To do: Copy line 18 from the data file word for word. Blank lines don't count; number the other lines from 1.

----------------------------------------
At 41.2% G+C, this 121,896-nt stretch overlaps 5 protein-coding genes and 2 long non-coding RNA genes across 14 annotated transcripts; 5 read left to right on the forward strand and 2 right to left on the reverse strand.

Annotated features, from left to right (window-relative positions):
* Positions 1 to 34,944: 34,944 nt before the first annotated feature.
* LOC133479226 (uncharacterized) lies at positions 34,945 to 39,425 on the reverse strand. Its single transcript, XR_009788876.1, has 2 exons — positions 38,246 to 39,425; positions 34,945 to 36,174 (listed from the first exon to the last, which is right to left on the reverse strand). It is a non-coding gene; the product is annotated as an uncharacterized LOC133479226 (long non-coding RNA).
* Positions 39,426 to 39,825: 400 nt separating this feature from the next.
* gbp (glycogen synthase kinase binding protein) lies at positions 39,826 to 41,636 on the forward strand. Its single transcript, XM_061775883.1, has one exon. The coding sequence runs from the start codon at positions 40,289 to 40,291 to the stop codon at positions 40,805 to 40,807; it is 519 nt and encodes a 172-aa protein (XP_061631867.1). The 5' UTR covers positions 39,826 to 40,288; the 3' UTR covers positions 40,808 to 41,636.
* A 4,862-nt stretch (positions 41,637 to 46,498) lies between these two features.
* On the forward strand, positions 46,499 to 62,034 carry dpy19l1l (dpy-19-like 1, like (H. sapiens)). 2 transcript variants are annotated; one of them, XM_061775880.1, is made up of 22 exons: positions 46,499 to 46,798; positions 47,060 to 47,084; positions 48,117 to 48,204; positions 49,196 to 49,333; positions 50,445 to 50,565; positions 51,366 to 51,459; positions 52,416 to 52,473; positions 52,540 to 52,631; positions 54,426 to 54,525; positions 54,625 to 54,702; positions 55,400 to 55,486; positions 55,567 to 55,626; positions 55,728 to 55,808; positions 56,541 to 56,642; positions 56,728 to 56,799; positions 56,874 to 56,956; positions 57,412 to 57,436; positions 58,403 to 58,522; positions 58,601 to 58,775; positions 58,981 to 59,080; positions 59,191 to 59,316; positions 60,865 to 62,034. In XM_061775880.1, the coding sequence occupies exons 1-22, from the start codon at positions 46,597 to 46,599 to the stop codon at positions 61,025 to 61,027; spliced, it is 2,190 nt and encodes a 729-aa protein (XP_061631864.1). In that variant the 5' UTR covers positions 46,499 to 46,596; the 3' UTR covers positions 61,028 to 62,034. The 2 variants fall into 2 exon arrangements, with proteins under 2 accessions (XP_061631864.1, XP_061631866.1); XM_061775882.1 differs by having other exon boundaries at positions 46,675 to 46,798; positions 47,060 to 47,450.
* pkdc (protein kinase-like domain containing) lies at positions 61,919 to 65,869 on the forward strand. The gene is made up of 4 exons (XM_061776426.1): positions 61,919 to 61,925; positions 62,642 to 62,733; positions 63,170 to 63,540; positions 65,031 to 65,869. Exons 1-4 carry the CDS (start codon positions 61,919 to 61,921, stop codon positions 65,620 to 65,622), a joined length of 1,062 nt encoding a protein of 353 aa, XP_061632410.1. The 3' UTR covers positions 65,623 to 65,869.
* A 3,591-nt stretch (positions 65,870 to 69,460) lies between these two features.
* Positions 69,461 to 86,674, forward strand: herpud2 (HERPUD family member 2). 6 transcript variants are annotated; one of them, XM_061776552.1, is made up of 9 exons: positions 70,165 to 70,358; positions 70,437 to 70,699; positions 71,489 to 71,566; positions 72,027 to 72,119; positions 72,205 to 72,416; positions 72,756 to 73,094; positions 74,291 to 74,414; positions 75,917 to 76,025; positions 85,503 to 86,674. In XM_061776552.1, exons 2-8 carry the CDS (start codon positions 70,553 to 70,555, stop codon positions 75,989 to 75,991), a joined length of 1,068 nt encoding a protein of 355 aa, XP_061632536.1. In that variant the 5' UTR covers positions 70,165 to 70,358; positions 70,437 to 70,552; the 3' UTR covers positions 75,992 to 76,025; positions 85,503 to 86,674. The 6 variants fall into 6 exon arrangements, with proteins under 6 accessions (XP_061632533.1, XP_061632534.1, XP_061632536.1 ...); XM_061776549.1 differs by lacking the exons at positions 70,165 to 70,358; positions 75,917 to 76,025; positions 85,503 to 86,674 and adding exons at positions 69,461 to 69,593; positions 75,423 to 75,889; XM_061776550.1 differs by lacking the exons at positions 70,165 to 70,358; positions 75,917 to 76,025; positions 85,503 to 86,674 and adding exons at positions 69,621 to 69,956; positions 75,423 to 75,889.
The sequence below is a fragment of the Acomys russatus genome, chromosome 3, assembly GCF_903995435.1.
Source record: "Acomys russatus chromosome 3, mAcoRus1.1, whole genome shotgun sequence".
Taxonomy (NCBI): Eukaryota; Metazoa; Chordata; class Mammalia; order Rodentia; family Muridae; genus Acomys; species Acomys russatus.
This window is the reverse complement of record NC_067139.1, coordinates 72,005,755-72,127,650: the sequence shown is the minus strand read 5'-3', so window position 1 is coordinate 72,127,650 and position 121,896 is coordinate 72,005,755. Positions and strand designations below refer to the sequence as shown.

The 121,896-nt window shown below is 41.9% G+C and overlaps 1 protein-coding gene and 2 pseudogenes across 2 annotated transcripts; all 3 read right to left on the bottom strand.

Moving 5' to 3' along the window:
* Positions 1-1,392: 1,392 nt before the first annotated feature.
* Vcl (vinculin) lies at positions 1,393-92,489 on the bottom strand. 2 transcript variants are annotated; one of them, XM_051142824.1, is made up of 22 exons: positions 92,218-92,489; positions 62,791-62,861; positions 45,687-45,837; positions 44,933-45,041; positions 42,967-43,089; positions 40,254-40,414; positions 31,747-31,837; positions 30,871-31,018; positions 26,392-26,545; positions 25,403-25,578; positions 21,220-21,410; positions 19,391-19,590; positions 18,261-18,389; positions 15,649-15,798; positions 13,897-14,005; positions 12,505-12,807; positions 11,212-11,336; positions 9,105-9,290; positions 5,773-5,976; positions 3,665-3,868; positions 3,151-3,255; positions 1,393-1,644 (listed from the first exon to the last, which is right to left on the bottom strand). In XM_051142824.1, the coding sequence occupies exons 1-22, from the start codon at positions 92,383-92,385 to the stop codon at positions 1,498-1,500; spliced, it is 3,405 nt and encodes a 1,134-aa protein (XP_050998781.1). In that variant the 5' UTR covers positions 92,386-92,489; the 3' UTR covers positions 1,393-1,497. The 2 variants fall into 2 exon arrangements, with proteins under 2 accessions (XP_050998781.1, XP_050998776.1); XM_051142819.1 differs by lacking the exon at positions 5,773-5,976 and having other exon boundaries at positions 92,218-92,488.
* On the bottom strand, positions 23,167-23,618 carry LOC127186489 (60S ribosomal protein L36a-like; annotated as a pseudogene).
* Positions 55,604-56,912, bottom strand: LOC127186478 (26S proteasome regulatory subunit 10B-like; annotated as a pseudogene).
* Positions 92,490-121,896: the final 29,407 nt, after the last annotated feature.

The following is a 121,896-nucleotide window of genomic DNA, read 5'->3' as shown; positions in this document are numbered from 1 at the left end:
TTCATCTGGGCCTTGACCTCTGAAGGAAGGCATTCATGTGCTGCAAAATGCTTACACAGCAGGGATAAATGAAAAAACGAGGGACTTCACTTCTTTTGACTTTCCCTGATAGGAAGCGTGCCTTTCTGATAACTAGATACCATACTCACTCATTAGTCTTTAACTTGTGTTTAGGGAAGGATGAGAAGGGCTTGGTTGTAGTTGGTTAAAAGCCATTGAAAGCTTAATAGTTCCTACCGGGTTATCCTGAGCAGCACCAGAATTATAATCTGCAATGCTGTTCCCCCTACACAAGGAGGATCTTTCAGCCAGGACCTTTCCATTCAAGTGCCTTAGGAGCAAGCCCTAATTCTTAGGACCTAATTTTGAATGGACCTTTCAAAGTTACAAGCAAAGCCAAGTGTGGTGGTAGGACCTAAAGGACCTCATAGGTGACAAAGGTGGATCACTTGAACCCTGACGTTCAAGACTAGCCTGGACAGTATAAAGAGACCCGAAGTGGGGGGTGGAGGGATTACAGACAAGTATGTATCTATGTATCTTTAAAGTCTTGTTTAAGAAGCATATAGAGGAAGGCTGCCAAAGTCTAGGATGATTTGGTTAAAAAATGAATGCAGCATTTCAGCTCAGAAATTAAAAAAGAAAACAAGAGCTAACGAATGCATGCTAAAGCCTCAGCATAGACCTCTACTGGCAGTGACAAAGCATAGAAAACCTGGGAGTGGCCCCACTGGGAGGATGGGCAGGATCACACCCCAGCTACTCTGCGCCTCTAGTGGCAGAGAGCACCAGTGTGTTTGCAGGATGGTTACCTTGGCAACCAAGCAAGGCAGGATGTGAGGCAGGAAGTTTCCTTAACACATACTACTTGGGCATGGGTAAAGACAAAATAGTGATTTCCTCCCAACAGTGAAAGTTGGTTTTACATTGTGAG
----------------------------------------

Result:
* Positions 1-1,392: 1,392 nt before the first annotated feature.